“Our implantation-on-a-chip system was modeled to study the interactions between the mother and the placental tissue of the baby,” Mainigi said. “The reason we went after this question was because humans are fairly unique both in how the placenta attaches to the mother and in the interface between the maternal and placental cells.”

Prior studies have pointed to the implantation period as a potential source of serious complications later in pregnancy, including preeclampsia — a condition defined as elevated blood pressure, and sometimes protein in urine, during pregnancy. Mainigi and her colleagues used the implantation-on-a-chip device to investigate how different factors, like environment or the presence of immune cells, can affect the implantation process.

Among other findings, the study revealed previously unknown effects of pre-implantation maternal immune cells on extravillous trophoblasts or EVTs, which are a certain kind of placental cell involved in implantation. In addition to the results themselves, Huh and Mainigi said, the study served to establish the implantation-on-a-chip as a novel tool in pregnancy research.

“Now that we’ve shown the relevance of this system, we can look at the individual cell types and really get a much better understanding of what each individual cell type is doing,”

Mainigi said

The Future for Organs-on-a-Chip

Back in 2010, Huh helped develop the first ever organ-on-a-chip model: a respiring lung. Ever since, Huh and his BIOLine colleagues have been trailblazers in the field, now having developed about 15 different replications of human organs and other tissue systems, from bone marrow to intestines to a mouth complete with tiny teeth.

The next step, Huh said, is to take these exceedingly delicate devices and make them more scalable, reproducible, and accessible.

“A fundamental challenge we face is to convert these models into practical tools that can be used for routine experiments in the hands of biomedical researchers without engineering expertise,” Huh said. “The complexity of organ chips is what makes them exciting and powerful, but this also poses major challenges to translating the technology into industry and academic practice, which I believe is the reason why this technology has had little impact on real-world applications. This fundamental problem motivated us to develop an entirely different, highly advanced in vitro platform that makes it possible to produce realistic living human tissues on a large scale and in a fully automated manner and to run hundreds of experiments on the same device and to do so without human error.”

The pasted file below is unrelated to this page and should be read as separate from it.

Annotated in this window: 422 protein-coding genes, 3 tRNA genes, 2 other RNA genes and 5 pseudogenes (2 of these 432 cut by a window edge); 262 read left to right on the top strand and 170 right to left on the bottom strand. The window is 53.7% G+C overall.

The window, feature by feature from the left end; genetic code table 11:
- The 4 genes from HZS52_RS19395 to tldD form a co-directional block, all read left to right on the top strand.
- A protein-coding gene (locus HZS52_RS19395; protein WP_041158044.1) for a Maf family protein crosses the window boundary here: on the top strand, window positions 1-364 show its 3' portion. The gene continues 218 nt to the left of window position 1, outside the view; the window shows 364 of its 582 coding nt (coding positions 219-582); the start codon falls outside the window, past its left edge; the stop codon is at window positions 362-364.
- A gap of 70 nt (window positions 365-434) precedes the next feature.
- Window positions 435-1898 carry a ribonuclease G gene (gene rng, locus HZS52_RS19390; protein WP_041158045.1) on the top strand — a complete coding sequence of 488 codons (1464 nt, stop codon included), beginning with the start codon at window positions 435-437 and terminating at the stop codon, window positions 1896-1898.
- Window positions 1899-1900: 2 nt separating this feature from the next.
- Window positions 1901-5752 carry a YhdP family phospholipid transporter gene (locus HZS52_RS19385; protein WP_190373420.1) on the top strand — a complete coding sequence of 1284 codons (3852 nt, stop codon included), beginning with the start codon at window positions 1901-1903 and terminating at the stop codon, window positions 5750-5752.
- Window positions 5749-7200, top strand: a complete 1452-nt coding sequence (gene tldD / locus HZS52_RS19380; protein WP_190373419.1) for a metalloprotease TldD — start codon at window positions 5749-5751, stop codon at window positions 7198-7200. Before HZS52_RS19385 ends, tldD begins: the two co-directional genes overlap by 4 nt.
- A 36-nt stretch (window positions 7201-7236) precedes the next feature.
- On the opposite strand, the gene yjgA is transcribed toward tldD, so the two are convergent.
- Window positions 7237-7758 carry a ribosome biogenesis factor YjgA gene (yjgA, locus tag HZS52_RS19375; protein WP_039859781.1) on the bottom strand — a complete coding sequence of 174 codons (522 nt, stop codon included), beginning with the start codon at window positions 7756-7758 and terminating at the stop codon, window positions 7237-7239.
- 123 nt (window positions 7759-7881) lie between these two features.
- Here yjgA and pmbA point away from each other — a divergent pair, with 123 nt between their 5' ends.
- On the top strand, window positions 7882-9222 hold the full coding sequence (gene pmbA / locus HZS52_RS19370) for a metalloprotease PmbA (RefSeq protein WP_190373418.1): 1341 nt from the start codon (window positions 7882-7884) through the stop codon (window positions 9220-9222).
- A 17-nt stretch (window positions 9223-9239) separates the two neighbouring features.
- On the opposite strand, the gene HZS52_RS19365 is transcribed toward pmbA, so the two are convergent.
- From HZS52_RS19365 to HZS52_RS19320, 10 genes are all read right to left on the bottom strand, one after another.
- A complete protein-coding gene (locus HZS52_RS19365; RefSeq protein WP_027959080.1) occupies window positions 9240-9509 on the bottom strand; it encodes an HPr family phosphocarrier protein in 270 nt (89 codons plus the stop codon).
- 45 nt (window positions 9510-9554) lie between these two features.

Vivodyne, a Penn startup company co-founded by Huh and funded last year by venture capitalist firm Kairos Ventures, has entered into licenses with Penn to some of the “organ-on-a-chip” technologies and will attempt to further develop the devices and make them even more readily available to researchers.

“An important goal is to get these organ-chip models out of the labs of developers and into the hands of end users in pharmaceutical companies, clinical laboratories, academic research groups, and so on,” Huh said. “We believe that our technology will be a game changer and provide unprecedented opportunities to generate large amounts of high-quality, human-relevant data that we desperately need to, for example, make accurate, reliable preclinical predictions during drug development or to understand complex disease processes in the human body.”

At this point, especially after the success of implantation-on-a-chip, there’s no reason not to keep thinking big.

“Critically, in time, we hope to use our technology to test therapeutics,” Mainigi said. “Potentially, we can identify patients at high risk for poor pregnancy outcomes and have a therapy that could decrease these risks. To do this we need to understand the complicated process of embryo implantation. These are the kinds of questions we want to figure out.”

Source: Penn Engineering